Frequently included with subscription-based service plans such as General Motors’ OnStar system, or powered by a smartphone paired to a vehicle’s Bluetooth connection such as Ford Motor Company’s Sync technology, an emergency response and rescue service activates when a vehicle’s airbags deploy. Following the collision, the system automatically notifies authorities of the crash and can help them to find the damaged vehicle and its occupants as soon as is possible.
Such services go by different names, and they sometimes work in different ways, but they all strive to get rescuers to a crashed vehicle and its occupants in the shortest amount of time possible. Often they include an “SOS” button of some kind to allow vehicle owners to actively request help when a collision has not occurred, and are sometimes bundled with stolen vehicle location and slow-down services if a thief has taken your car.
According to the Centers for Disease Control and Prevention (CDC), “motor vehicle crashes are the leading cause of death for U.S. teens.”
Do we have your attention? Good.
What this means is that you want your child behind the wheel of the safest vehicle you can afford, that you want to send your child to the best driving school you can afford, and that you want to spend as much time as is possible practicing with your child in widely variable driving conditions.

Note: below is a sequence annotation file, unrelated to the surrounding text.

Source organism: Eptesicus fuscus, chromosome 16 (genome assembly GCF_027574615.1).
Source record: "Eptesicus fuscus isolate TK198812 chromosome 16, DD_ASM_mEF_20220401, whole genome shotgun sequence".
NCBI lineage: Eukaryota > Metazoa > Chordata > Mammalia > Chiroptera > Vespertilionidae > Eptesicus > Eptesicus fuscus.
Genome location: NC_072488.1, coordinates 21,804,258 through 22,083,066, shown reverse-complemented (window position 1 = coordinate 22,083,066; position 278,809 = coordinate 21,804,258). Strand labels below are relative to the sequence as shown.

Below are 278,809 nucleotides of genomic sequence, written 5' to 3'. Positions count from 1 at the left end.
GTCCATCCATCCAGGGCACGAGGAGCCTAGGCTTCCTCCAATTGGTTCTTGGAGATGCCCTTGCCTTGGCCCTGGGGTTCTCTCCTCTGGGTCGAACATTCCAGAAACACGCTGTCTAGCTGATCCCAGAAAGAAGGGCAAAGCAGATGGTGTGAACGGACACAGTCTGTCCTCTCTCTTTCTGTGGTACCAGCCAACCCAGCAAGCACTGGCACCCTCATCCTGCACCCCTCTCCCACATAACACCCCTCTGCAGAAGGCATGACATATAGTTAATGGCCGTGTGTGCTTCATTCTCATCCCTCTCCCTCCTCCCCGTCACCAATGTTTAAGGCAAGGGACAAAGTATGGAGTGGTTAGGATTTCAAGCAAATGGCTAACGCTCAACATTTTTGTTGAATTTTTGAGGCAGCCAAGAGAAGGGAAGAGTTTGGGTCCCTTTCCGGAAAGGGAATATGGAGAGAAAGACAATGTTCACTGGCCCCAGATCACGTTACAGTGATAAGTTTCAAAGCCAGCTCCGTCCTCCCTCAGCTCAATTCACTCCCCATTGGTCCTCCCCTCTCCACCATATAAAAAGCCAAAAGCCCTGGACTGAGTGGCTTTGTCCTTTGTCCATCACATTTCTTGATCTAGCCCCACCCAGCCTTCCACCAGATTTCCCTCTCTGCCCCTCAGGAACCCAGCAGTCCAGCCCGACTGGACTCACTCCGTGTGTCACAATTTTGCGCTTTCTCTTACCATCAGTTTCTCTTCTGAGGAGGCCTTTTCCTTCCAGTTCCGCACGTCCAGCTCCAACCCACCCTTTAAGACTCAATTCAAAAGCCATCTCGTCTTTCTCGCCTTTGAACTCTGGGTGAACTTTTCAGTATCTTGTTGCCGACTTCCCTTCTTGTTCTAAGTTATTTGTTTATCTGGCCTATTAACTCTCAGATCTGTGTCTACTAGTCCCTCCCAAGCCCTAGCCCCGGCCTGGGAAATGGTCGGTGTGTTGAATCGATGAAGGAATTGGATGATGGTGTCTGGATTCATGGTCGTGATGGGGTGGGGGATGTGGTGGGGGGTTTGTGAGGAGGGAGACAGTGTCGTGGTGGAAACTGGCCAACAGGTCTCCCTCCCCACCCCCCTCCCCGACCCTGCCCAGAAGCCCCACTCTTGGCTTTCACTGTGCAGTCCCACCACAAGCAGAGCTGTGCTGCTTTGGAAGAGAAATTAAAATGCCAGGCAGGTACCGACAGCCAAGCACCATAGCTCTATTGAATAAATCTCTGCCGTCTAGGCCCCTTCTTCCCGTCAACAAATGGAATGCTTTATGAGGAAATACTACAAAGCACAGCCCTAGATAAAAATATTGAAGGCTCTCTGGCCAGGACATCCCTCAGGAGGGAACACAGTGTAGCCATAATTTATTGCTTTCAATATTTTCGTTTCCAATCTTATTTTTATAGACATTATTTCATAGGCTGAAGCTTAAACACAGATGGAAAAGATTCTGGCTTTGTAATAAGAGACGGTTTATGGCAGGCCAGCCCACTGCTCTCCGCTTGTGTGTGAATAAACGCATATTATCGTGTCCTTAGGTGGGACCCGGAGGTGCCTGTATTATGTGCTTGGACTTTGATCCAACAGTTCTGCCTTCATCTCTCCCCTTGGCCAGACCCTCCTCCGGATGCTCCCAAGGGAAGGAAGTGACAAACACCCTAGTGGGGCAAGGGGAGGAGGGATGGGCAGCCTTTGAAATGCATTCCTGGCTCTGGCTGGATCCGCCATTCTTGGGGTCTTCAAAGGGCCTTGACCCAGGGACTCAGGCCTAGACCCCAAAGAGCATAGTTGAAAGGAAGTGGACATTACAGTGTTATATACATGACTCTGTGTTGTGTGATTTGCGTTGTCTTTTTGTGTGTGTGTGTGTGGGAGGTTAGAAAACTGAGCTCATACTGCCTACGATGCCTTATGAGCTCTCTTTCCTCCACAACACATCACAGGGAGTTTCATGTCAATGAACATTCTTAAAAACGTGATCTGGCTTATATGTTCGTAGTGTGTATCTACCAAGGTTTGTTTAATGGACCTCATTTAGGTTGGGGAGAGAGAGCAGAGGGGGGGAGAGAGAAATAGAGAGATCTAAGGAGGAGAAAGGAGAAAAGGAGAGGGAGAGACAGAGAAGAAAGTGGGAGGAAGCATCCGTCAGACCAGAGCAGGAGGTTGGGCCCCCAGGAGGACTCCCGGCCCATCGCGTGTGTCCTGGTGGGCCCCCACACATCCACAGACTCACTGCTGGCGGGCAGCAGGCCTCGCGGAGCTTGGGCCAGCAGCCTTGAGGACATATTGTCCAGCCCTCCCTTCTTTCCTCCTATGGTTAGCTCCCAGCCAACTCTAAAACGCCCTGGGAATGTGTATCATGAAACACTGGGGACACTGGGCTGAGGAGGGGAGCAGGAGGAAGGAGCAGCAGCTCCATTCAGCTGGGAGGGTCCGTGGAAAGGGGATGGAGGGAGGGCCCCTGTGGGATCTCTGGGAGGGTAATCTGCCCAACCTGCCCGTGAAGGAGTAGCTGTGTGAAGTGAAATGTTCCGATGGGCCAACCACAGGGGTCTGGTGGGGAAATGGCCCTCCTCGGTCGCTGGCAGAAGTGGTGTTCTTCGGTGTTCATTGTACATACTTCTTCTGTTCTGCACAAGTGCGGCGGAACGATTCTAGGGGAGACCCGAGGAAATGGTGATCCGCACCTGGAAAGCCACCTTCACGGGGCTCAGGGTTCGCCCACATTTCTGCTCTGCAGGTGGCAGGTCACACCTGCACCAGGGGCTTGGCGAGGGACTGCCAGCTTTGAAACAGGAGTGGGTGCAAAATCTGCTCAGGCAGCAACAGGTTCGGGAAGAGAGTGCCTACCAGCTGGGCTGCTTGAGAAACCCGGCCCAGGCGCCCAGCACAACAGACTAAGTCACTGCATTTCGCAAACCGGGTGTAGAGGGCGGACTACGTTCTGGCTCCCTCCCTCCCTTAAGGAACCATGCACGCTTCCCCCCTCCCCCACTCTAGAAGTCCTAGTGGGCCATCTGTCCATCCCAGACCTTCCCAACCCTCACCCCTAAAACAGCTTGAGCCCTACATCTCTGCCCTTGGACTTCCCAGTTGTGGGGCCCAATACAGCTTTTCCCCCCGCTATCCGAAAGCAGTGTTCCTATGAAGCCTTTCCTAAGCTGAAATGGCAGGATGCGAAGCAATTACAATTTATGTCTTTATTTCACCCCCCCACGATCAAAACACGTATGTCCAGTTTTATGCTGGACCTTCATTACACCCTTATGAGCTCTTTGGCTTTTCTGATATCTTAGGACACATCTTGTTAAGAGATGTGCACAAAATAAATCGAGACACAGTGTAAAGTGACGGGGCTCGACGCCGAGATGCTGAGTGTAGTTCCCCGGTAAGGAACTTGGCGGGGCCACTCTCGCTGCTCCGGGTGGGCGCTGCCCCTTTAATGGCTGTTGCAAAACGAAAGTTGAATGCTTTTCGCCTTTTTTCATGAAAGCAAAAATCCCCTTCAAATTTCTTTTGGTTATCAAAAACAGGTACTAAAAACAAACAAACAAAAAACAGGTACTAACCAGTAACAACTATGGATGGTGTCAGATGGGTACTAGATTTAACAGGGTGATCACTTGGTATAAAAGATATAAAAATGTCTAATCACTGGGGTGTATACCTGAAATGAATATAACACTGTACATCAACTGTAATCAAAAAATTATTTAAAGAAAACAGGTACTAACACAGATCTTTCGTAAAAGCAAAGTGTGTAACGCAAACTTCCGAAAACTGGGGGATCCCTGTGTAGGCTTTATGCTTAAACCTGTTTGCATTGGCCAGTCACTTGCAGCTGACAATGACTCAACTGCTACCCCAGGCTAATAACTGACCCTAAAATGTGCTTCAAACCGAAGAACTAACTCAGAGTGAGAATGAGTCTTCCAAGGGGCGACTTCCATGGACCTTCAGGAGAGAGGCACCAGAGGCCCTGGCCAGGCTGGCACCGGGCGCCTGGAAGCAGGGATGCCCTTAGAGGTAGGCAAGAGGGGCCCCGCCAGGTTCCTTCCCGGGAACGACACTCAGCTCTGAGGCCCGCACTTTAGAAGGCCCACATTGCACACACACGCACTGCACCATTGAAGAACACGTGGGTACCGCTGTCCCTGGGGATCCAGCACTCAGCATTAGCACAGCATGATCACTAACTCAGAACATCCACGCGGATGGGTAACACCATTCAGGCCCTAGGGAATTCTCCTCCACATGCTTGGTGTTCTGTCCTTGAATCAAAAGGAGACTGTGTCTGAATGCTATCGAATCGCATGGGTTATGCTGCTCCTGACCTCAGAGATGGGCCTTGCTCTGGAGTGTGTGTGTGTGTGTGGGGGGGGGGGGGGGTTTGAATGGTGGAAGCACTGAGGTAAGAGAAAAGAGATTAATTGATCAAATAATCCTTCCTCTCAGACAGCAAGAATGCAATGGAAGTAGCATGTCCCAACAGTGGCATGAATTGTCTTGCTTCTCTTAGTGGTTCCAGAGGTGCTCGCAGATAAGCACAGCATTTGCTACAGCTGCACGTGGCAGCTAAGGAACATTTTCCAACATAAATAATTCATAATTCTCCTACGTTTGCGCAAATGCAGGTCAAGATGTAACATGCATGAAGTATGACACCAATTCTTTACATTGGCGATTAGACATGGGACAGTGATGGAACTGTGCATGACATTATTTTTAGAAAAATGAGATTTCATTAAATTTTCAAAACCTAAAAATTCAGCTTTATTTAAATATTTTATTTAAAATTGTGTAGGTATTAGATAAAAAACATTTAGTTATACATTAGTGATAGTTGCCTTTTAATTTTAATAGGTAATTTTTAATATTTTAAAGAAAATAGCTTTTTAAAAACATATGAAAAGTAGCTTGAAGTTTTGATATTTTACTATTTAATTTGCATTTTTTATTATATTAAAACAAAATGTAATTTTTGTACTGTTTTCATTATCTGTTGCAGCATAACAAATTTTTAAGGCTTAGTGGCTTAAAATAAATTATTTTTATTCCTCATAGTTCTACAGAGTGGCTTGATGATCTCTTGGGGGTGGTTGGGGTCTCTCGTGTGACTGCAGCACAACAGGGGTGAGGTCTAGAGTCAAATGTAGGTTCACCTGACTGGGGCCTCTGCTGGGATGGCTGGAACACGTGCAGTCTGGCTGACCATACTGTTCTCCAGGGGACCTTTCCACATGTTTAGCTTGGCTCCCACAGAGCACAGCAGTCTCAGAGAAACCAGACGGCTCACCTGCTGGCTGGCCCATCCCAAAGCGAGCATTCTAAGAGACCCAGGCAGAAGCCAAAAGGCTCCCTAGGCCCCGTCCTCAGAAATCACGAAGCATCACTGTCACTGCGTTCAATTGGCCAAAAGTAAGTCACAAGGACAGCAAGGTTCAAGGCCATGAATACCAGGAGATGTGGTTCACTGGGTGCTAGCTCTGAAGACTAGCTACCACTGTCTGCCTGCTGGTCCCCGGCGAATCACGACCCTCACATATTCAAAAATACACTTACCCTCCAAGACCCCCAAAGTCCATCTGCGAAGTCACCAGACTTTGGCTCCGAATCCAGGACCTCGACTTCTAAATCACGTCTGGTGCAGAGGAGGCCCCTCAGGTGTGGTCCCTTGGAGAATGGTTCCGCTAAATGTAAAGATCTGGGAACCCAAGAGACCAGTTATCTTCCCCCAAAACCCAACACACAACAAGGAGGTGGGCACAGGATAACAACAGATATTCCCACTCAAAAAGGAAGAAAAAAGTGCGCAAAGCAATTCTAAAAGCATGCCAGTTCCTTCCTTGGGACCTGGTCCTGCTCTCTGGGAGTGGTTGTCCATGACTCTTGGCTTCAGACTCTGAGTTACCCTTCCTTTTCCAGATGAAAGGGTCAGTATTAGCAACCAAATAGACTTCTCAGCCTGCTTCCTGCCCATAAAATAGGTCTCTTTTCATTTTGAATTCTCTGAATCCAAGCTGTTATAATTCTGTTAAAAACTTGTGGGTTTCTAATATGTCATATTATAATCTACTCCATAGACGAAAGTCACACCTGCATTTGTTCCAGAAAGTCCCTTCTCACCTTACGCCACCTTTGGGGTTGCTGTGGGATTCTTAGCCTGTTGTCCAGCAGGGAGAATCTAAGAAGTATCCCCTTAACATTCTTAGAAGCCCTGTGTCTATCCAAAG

Beyond this, you might want to consider getting a car with programmable features that are designed to help monitor your child’s driving and report back to Mom and Dad about inappropriate use of the vehicle.
For example, Ford’s MyKey technology allows parents to program various vehicle features to encourage safer driving, from muting the stereo until everyone is buckled up to activating a “do not disturb” feature that holds calls and text messages when a teen’s smartphone is paired to the vehicle’s Sync technology.
Another example is Hyundai’s Blue Link technology, which may, depending on the vehicle and equipment, include the ability to set speed, curfew, and geographic boundary limits, notifying the vehicle’s owner when the car has been driven too fast, or too late at night, or too far from home.
These are just two examples of the types of modern technologies that are designed to help keep young drivers safe. Many automakers offer similar types of services, so be sure to do your research if you’re buying a new, or a newer, vehicle for your kids to drive.
By no means does this list include the only safety features you might wish to consider when shopping for a new family vehicle. Instead, they are the ones that AutoWeb’s team of experts believes will make the biggest impact in terms of preserving your family’s safety.
While these design, engineering, and technology solutions are terrific, the most important component to vehicle safety is the driver.
Be smart when getting behind the wheel. Limit distractions, whatever they might be. Don’t drive when drowsy or under the influence of medication, drugs, or alcohol. Drive at speeds aligned with road and visibility conditions. Avoid travel late on Friday and Saturday nights, when people with chemically reduced self-preservation instincts are out on the roads and doing stupid things.
You still need a safe vehicle, of course. By transporting your family in the safest vehicle you can afford, you’ll do your best to address those circumstances and situations that are beyond your control. After all, Jessica Liesmann was just sitting at a traffic light and minding her own business when fate thrust her into the national spotlight – thankfully, she survived to enjoy her 15 minutes of fame.